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Get Cash Back (Up to $10K or More) for Home Improvements with the Inflation Reduction Act

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Holly Johnson
Updated October 20, 2022
6 Min Read

Key Takeaways

  • The Inflation Reduction Act was signed into law by President Biden on August 16, 2022, with the goal of fighting inflation.
  • While the Inflation Reduction Act includes many anti-inflationary measures, other components of the legislation aim to reduce prescription drug costs for seniors while investing in domestic energy supplies and reducing carbon emissions.
  • The law also offers a range of tax credits for homeowners who invest in clean energy technologies. In total, consumers can qualify for up to $10,000 in tax credits — and potentially more — for installing energy-efficient windows, doors, water heaters, and other upgrades.
  • Taxpayers can also qualify for tax credits when they purchase an eligible electric vehicle, although income limits and other restrictions apply.

When President Biden signed the Inflation Reduction Act into law in August of 2022, the legislation sought to curb inflation, but it also included a range of added benefits for homeowners, including tax credits for energy efficiency upgrades. In summary, a White House press release says the law will "lower costs for families, combat the climate crisis, reduce the deficit, and finally ask the largest corporations to pay their fair share."

While components of the law may not apply to some Americans, homeowners can qualify for a range of tax credits for upgrades made on their homes or their modes of transportation. These tax credits make the Inflation Reduction Act a win for consumers who want to make energy-efficient upgrades in the coming years.

Inflation Reduction Act Tax Credits for Consumers

According to data from the federal government, families that take advantage of clean energy and electric vehicle tax credits offered through this legislation will save more than $1,000 per year. Here's a rundown of each of the available credits and how they can be used to reduce your tax bill.

Receive a 30% tax credit for installing rooftop solar panels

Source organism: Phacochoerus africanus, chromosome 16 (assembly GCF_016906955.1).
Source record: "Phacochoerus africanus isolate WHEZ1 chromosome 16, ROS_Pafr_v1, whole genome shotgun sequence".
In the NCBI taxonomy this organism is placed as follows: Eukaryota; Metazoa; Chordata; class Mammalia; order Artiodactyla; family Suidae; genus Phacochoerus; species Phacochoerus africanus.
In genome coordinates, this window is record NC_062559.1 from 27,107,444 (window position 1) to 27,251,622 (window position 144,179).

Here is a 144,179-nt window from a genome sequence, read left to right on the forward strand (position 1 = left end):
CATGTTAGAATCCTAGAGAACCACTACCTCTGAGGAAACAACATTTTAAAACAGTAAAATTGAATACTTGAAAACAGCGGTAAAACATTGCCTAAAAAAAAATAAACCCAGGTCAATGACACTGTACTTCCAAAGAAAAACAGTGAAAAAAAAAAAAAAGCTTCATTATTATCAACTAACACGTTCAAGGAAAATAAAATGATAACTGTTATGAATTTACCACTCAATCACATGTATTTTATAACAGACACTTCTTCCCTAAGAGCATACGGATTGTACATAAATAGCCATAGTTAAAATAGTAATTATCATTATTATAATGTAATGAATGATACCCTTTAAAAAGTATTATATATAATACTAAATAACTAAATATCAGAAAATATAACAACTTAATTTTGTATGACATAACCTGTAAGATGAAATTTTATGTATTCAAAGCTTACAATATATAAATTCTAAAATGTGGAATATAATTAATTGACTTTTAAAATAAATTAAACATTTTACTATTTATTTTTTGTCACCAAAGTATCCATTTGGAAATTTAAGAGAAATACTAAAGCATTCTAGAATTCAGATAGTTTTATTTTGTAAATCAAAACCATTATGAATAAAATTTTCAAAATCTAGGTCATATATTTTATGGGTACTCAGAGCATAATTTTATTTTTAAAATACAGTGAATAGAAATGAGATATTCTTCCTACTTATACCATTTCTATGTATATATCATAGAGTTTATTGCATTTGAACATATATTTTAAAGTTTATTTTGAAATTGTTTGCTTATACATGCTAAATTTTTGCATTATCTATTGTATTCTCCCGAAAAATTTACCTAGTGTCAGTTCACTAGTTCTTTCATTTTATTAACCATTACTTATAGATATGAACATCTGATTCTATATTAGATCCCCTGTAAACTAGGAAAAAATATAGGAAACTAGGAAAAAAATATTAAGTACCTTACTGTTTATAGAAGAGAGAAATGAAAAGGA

According to the White House, this legislation will help 7.5 million more families install solar panels on their roofs. Estimates from Solar Reviews, a consumer reviews website for residential solar panels, show that average household savings in the U.S. are $40,795 over 25 years, roughly the life of the solar system. Total savings depends on a lot of factors including the cost of electricity in your area and your average yearly sunlight exposure. The table below shows a sample calculation of estimated savings in cities across the U.S.

CityElectricity cost per kWhAnnual solar production (kWh)Estimated 25-year bill savings
City
Phoenix, Arizona
Electricity cost per kWh
$0.12
Annual solar production (kWh)
$9,366.00
Estimated 25-year bill savings
$40,977
City
Sacramento, California
Electricity cost per kWh
$0.21
Annual solar production (kWh)
$8,538.00
Estimated 25-year bill savings
$65,370
City
Colorado Springs, Colorado
Electricity cost per kWh
$0.12
Annual solar production (kWh)
$9,270.00
Estimated 25-year bill savings
$40,557
City
Jacksonville, Florida
Electricity cost per kWh
$0.12
Annual solar production (kWh)
$7,416.00
Estimated 25-year bill savings
$32,446
City
Atlanta, Georgia
Electricity cost per kWh
$0.12
Annual solar production (kWh)
$7,770.00
Estimated 25-year bill savings
$33,995
City
Louisville, Kentucky
Electricity cost per kWh
$0.09
Annual solar production (kWh)
$7,386.00
Estimated 25-year bill savings
$24,235
City
Detroit, Michigan
Electricity cost per kWh
$0.17
Annual solar production (kWh)
$7,020.00
Estimated 25-year bill savings
$43,510
City
New York City, New York
Electricity cost per kWh
$0.21
Annual solar production (kWh)
$6,882.00
Estimated 25-year bill savings
$52,691
City
Charlotte, North Carolina
Electricity cost per kWh
$0.11
Annual solar production (kWh)
$7,962.00
Estimated 25-year bill savings
$31,932
City
Houston, Texas
Electricity cost per kWh
$0.14
Annual solar production (kWh)
$7,770
Estimated 25-year bill savings
$39,660

Estimates from EnergySage show that a solar panel system on an average-size home in the United States typically costs $11,144 to $14,696. Further, they estimate that a solar roof from Tesla can cost from $10,000 to $20,000 depending on the home's size, and all while Tesla solar panels are 20% to 30% less efficient than traditional solar tiles.

Ultimately, this tax credit builds upon an existing tax break for solar installation. This means that solar roof expenses would qualify for a 30% tax credit through the end of 2032, before dropping to a 26% credit in 2033 and 22% in 2034.

Qualify for up to $2,000 in credits for eligible home upgrades

Another benefit of the Inflation Reduction Act comes in the form of a 30% tax credit toward various home improvements, including energy-efficient windows and doors, water heaters and skylights. This tax credit is available through 2032, and applies to nonbusiness properties that house consumers.